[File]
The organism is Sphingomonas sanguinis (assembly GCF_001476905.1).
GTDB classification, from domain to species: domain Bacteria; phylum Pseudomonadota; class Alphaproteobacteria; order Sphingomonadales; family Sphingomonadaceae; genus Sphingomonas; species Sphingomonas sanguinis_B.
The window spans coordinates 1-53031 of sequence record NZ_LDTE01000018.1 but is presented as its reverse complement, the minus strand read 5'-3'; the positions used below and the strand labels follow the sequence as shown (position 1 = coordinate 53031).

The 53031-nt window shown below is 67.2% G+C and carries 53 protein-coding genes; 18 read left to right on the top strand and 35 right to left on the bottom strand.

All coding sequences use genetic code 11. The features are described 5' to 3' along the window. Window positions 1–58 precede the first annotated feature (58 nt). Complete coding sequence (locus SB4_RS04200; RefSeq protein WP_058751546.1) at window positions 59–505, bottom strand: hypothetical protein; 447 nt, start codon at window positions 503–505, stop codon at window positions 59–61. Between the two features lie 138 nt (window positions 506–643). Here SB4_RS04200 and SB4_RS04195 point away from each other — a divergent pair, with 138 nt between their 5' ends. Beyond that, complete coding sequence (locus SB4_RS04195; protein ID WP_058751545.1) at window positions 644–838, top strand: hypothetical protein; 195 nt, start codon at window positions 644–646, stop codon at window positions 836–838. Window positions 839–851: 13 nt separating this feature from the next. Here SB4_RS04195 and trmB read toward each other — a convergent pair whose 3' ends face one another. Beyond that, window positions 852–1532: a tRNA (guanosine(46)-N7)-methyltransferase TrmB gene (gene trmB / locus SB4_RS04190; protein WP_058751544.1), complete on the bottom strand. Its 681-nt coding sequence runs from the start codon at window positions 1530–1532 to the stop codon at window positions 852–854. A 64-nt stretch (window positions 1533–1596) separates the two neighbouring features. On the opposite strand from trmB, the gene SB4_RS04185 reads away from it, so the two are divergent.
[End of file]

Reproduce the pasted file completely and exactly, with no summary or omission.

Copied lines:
The organism is Sphingomonas sanguinis (assembly GCF_001476905.1).
GTDB classification, from domain to species: domain Bacteria; phylum Pseudomonadota; class Alphaproteobacteria; order Sphingomonadales; family Sphingomonadaceae; genus Sphingomonas; species Sphingomonas sanguinis_B.
The window spans coordinates 1-53031 of sequence record NZ_LDTE01000018.1 but is presented as its reverse complement, the minus strand read 5'-3'; the positions used below and the strand labels follow the sequence as shown (position 1 = coordinate 53031).

The 53031-nt window shown below is 67.2% G+C and carries 53 protein-coding genes; 18 read left to right on the top strand and 35 right to left on the bottom strand.

All coding sequences use genetic code 11. The features are described 5' to 3' along the window. Window positions 1–58 precede the first annotated feature (58 nt). Complete coding sequence (locus SB4_RS04200; RefSeq protein WP_058751546.1) at window positions 59–505, bottom strand: hypothetical protein; 447 nt, start codon at window positions 503–505, stop codon at window positions 59–61. Between the two features lie 138 nt (window positions 506–643). Here SB4_RS04200 and SB4_RS04195 point away from each other — a divergent pair, with 138 nt between their 5' ends. Beyond that, complete coding sequence (locus SB4_RS04195; protein ID WP_058751545.1) at window positions 644–838, top strand: hypothetical protein; 195 nt, start codon at window positions 644–646, stop codon at window positions 836–838. Window positions 839–851: 13 nt separating this feature from the next. Here SB4_RS04195 and trmB read toward each other — a convergent pair whose 3' ends face one another. Beyond that, window positions 852–1532: a tRNA (guanosine(46)-N7)-methyltransferase TrmB gene (gene trmB / locus SB4_RS04190; protein WP_058751544.1), complete on the bottom strand. Its 681-nt coding sequence runs from the start codon at window positions 1530–1532 to the stop codon at window positions 852–854. A 64-nt stretch (window positions 1533–1596) separates the two neighbouring features. On the opposite strand from trmB, the gene SB4_RS04185 reads away from it, so the two are divergent.